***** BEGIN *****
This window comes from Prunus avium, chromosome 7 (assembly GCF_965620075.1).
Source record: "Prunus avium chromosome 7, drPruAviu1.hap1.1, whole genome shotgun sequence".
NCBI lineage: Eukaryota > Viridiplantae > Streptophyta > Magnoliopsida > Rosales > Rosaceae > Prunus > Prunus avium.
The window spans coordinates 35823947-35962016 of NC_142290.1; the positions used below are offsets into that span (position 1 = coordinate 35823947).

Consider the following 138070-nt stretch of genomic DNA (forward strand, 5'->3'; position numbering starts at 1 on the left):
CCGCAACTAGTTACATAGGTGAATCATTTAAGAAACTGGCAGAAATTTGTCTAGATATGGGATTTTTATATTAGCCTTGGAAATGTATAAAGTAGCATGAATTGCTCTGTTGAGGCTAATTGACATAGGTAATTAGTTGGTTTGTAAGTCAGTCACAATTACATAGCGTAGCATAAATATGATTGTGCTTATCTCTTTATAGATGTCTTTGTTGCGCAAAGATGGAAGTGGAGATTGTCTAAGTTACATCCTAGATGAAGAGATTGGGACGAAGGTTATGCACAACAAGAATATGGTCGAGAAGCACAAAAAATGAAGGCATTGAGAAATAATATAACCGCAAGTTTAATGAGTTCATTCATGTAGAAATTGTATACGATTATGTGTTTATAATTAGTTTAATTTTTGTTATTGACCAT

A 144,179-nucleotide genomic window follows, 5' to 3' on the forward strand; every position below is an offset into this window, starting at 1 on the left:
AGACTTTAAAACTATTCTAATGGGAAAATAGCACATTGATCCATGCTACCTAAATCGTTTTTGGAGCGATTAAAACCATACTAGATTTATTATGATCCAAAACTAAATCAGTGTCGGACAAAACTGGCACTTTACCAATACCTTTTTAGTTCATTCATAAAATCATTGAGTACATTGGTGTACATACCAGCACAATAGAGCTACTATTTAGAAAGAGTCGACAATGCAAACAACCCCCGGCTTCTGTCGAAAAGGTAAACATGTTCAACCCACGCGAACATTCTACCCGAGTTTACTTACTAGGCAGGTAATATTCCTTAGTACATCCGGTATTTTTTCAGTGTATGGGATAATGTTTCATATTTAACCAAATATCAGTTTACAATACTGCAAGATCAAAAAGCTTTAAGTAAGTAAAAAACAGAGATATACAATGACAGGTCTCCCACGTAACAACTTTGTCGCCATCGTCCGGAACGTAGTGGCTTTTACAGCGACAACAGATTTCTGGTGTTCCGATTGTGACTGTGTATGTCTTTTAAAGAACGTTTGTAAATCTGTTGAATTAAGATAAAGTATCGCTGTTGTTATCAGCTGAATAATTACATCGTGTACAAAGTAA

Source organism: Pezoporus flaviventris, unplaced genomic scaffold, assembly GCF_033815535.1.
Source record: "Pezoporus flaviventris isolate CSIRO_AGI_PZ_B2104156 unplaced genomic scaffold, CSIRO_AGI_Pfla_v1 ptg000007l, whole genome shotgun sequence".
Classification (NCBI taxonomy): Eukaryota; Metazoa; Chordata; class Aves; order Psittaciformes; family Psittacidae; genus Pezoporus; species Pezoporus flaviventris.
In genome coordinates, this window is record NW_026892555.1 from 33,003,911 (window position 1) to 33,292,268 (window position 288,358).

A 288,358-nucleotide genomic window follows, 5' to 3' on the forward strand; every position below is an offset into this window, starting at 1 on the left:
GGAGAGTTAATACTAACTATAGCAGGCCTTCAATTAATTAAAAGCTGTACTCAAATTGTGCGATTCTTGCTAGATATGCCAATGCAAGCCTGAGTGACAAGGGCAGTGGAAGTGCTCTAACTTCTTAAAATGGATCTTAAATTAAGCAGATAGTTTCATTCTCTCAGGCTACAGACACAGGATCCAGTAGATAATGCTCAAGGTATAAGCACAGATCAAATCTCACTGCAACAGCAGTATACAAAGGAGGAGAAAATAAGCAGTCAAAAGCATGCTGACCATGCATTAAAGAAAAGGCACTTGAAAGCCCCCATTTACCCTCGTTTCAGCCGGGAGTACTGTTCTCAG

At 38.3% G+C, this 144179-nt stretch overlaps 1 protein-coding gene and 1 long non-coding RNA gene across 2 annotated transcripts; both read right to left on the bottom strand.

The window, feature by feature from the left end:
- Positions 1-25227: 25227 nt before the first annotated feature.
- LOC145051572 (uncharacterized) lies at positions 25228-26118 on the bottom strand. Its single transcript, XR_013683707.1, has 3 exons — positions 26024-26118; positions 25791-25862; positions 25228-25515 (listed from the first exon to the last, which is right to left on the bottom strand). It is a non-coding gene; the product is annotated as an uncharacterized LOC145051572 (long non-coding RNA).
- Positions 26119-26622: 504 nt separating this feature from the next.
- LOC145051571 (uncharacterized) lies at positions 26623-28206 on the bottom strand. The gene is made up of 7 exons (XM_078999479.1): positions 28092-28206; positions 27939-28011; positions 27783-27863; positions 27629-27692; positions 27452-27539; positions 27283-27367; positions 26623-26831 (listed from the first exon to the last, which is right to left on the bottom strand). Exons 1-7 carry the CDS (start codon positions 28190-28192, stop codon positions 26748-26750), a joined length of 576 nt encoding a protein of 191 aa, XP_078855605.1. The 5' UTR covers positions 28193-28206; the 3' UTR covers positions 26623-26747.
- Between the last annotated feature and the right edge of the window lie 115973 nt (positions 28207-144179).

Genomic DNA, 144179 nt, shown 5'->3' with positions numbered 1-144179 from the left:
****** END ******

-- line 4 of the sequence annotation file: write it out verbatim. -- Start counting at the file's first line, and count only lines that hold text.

The window spans coordinates 35823947-35962016 of NC_142290.1; the positions used below are offsets into that span (position 1 = coordinate 35823947).